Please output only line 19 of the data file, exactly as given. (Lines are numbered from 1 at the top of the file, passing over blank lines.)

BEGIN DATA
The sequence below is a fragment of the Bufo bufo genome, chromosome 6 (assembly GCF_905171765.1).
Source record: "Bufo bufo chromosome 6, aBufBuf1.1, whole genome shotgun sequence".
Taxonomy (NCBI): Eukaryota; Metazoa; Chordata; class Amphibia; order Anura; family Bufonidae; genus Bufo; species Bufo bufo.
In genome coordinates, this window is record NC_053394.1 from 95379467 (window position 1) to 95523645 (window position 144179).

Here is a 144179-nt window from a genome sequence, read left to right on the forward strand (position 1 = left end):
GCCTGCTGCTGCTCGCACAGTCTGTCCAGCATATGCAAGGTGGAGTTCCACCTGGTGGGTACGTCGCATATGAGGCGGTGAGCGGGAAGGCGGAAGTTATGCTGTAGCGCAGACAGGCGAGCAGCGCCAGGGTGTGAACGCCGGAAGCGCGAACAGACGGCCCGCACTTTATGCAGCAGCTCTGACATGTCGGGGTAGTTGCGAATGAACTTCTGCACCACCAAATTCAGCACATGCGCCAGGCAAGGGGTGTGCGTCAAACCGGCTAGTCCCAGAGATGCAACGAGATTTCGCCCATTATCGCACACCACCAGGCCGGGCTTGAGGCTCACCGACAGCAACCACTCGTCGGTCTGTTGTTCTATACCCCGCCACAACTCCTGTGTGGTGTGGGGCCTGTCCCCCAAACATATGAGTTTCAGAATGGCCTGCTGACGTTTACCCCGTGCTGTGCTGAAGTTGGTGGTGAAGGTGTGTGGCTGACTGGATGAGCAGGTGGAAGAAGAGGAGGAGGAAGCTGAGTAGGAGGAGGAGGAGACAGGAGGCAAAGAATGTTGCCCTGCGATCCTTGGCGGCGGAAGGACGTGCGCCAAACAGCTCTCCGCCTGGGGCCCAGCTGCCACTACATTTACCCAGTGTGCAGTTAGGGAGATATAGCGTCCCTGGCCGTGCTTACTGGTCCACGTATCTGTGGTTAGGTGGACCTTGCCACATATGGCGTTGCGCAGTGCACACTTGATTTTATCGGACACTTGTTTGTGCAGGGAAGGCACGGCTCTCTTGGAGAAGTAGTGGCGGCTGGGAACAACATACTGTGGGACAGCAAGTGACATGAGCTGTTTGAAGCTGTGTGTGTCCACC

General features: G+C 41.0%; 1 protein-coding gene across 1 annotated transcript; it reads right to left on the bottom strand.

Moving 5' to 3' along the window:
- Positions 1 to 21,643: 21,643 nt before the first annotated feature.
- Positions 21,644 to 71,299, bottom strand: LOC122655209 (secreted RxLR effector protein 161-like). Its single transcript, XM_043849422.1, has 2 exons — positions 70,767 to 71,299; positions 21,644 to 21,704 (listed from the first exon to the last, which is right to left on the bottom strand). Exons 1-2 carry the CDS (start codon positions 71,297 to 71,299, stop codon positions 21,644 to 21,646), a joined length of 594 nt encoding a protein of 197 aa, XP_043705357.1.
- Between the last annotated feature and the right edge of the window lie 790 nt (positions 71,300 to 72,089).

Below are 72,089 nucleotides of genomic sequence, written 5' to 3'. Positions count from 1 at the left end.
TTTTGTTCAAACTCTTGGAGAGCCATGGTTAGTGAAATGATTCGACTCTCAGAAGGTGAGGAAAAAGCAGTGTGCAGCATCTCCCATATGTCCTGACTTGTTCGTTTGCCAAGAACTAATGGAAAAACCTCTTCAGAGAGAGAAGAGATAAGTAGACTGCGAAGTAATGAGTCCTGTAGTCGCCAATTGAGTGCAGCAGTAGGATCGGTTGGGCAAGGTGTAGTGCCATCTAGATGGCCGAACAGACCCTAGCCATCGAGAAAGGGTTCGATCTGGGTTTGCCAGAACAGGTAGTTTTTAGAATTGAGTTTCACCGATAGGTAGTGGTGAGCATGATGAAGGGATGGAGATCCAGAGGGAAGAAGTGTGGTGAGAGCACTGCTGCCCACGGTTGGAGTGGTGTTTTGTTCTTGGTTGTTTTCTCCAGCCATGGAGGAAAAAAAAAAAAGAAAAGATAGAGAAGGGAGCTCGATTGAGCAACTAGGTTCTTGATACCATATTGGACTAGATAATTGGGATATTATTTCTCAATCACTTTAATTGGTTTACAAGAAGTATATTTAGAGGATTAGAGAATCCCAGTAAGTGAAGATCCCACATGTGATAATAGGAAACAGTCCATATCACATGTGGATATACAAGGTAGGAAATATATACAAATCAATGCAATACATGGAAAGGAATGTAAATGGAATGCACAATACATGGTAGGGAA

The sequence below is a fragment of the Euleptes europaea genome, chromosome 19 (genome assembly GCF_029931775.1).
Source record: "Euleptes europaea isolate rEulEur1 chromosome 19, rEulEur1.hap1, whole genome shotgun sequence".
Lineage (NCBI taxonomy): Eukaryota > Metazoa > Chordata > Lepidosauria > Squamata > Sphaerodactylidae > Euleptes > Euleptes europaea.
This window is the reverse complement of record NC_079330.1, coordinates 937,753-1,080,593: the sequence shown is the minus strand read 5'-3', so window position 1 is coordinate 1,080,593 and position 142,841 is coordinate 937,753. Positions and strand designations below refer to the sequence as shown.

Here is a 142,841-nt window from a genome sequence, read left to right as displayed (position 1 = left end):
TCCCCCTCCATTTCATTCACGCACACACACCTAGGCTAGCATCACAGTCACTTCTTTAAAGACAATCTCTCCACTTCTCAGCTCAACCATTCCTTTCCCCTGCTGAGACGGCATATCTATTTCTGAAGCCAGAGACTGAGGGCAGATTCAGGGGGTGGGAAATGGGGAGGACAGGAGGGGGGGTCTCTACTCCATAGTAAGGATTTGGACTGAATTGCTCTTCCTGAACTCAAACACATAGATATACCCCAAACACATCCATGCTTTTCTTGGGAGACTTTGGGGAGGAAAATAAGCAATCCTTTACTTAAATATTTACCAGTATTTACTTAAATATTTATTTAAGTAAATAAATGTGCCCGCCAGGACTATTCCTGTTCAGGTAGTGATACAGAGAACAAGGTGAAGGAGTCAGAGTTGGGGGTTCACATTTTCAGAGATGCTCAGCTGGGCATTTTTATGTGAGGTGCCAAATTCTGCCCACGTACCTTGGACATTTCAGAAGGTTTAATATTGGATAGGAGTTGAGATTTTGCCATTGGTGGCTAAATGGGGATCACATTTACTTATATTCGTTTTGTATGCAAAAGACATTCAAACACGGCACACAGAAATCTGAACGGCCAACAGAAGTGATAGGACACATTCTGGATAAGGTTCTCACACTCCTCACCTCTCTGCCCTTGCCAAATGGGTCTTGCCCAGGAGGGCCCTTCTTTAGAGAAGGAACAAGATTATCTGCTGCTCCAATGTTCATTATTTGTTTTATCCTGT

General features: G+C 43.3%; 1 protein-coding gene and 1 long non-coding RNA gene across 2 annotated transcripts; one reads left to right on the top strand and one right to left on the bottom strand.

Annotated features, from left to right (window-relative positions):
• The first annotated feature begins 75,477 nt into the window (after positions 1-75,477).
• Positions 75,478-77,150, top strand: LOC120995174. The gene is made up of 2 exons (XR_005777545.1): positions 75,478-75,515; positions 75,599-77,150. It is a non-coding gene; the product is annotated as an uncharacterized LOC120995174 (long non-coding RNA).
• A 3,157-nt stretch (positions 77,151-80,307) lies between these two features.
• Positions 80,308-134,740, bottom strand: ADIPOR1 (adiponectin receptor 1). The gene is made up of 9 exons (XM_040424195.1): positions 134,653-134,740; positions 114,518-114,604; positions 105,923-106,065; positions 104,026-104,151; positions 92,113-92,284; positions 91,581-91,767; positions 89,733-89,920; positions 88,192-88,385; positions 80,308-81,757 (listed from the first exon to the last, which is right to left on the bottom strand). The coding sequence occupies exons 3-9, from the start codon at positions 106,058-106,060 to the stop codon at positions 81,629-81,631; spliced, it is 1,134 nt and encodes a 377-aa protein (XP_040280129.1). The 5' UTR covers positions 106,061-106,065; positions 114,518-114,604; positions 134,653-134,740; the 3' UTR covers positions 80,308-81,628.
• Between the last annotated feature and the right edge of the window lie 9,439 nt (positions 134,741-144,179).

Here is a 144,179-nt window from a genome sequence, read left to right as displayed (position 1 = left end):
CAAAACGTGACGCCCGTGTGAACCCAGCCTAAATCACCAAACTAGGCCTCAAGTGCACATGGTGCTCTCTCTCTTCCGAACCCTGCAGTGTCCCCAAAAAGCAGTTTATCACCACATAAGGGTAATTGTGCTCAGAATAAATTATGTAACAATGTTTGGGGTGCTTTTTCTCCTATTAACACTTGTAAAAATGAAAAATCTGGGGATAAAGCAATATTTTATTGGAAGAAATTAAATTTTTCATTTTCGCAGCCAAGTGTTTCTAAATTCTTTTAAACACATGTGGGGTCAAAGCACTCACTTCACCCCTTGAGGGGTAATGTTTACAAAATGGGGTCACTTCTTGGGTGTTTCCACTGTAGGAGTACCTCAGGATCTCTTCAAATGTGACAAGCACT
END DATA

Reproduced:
TCCCCCTCCATTTCATTCACGCACACACACCTAGGCTAGCATCACAGTCACTTCTTTAAAGACAATCTCTCCACTTCTCAGCTCAACCATTCCTTTCCCCTGCTGAGACGGCATATCTATTTCTGAAGCCAGAGACTGAGGGCAGATTCAGGGGGTGGGAAATGGGGAGGACAGGAGGGGGGGTCTCTACTCCATAGTAAGGATTTGGACTGAATTGCTCTTCCTGAACTCAAACACATAGATATACCCCAAACACATCCATGCTTTTCTTGGGAGACTTTGGGGAGGAAAATAAGCAATCCTTTACTTAAATATTTACCAGTATTTACTTAAATATTTATTTAAGTAAATAAATGTGCCCGCCAGGACTATTCCTGTTCAGGTAGTGATACAGAGAACAAGGTGAAGGAGTCAGAGTTGGGGGTTCACATTTTCAGAGATGCTCAGCTGGGCATTTTTATGTGAGGTGCCAAATTCTGCCCACGTACCTTGGACATTTCAGAAGGTTTAATATTGGATAGGAGTTGAGATTTTGCCATTGGTGGCTAAATGGGGATCACATTTACTTATATTCGTTTTGTATGCAAAAGACATTCAAACACGGCACACAGAAATCTGAACGGCCAACAGAAGTGATAGGACACATTCTGGATAAGGTTCTCACACTCCTCACCTCTCTGCCCTTGCCAAATGGGTCTTGCCCAGGAGGGCCCTTCTTTAGAGAAGGAACAAGATTATCTGCTGCTCCAATGTTCATTATTTGTTTTATCCTGT